Picture the following situation:
Maria walks up to the coffee machine where her colleague Gabi is standing with the new Italian Sales Manager, Stefano. Gabi makes the introductions. And Maria says “Yes, we met on the floor yesterday.” Stefano looks confused and a bit embarrassed. Gabi grins and says “I think you mean you met in the corridor.”

She’s right, of course, the English word floor (Fußboden, Stockwerk) and the German Flur (corridor) are false friends – words which look or sound alike, but have different meanings.  

I’ve written about false friends before in Don’t call it a beamer! and Can I become a beefsteak?  This post looks at a few more that I hear fairly regularly. Test yourself and see whether they’re mistakes you’d make.


Over to you

In each of the sentences below there’s a false friend. Try to find it and replace it with the correct word.

In a meeting: Who’s responsible for writing the protocol this time?

I think you’ve overseen a  mistake in the third line. 

If you’re training a puppy you have to be very consequent.

It’s no good being too sensible in her job. She’ll have to toughen up a bit.

I’ve finished the report. Could you just control the figures for me?


How did you do? 

Here are my suggestions for replacing the false friends – there are often other possibilities too, of course – and some explanations:

In a meeting: Who’s responsible for writing the minutes this time?

Protokoll = minutes
protocol = Protokoll in the sense of a system of rules (What’s the protocol for royal visits?) or an international agreement.


I think you’ve overlooked a  mistake in the third line.

übersehen = overlook
oversee = beaufsichtigen, überwachen oder leiten (e.g. Who’s responsible for overseeing this project?)


If you’re training a puppy you have to be very consistent.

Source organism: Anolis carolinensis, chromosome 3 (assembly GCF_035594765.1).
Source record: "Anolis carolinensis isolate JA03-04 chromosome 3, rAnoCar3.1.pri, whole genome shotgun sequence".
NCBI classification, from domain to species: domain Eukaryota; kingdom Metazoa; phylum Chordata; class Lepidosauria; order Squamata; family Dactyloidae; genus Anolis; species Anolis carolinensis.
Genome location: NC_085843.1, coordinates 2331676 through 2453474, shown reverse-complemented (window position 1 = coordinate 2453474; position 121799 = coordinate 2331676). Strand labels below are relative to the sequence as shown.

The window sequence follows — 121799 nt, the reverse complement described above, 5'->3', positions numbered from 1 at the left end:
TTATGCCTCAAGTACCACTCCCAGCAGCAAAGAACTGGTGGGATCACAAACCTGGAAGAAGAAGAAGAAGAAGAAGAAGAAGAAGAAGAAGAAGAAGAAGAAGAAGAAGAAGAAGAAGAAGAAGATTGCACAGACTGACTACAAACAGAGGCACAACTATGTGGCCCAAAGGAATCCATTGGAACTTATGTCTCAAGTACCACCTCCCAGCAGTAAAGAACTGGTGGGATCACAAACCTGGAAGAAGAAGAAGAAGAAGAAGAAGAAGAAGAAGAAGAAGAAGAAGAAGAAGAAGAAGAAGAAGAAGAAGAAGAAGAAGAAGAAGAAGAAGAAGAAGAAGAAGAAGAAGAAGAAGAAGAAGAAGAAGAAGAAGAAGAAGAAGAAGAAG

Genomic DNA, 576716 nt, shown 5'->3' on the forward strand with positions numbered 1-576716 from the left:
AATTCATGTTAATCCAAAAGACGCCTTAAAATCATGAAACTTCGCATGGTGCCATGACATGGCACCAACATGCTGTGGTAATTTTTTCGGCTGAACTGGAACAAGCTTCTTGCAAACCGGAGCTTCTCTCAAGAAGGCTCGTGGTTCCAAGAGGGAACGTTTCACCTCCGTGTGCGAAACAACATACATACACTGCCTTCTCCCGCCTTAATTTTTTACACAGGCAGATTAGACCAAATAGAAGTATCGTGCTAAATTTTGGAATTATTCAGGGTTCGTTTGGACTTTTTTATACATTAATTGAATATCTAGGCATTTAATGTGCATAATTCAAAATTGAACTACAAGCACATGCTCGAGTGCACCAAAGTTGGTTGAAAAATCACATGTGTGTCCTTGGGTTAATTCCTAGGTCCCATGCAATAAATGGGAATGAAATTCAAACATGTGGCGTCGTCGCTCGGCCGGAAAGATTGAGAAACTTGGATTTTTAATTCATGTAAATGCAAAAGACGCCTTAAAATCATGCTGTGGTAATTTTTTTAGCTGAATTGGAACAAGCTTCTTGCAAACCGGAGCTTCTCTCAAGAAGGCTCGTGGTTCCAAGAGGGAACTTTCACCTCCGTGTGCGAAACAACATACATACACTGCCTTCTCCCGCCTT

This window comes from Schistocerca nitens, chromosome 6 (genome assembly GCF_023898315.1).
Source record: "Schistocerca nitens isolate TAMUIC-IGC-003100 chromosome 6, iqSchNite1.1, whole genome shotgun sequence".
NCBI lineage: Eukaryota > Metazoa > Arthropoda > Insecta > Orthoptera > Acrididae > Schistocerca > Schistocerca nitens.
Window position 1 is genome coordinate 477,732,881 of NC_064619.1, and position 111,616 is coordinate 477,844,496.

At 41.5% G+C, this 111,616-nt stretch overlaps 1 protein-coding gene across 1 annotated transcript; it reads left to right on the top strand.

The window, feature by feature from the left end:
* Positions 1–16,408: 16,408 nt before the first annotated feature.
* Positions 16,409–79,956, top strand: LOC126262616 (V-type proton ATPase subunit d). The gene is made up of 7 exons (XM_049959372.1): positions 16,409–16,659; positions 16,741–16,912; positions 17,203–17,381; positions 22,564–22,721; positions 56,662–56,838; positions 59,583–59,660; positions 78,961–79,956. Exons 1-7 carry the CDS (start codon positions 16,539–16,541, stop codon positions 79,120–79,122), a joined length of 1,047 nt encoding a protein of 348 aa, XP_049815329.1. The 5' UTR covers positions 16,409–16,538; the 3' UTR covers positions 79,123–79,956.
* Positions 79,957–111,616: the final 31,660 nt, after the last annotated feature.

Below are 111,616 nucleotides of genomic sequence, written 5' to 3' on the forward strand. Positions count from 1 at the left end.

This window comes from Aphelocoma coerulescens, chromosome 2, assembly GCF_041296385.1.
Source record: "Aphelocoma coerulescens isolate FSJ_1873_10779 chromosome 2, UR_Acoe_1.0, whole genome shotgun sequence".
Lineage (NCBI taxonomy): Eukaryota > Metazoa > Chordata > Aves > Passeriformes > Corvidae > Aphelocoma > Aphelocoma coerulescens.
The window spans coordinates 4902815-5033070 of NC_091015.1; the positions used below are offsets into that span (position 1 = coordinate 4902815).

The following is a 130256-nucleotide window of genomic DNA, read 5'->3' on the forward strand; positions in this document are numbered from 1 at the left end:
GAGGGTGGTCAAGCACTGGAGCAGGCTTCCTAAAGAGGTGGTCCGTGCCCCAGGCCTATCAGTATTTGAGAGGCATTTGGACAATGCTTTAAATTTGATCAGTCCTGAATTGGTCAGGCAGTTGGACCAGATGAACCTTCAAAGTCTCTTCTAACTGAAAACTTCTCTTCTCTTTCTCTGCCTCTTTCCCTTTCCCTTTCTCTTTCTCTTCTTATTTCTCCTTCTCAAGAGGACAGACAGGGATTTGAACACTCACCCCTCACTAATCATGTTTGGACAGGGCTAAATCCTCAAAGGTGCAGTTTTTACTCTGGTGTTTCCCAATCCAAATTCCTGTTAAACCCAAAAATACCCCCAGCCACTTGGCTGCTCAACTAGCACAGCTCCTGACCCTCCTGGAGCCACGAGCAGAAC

konsequent = consistent
consequent  = daraus resultierend   (e.g. The problem is number of cars in the inner cities and the consequent pollution.)


It’s no good being too sensitive in her job, so she’ll need to toughen up a bit.

sensibel = sensitive
sensible = vernünftig (e.g. I’m sure he can make the journey alone. He may only be 12, but he’s very sensible.)


I’ve finished the report. Could you just check the figures for me?

This one’s a little trickier.
kontrollieren (prüfen) = check
If kontrollieren is used to mean beherrschen, regeln, steuern it is often possible to translate it as control (e.g. She was so angry, she could hardly control herself.)


As you may have guessed from the title, my favourite false friends have to be eagle and Igel. Eddie the Igel – what a great name for a British skier!



Porträt Nicola Bartlett
Nicola Bartlett
I’ve been an English trainer for over 25 years, helping adults to get their message across in English – clearly and appropriately. Successful communication in English requires more than just a good knowledge of the language. An understanding of different mentalities and a feeling for the best approach are vital, too. » more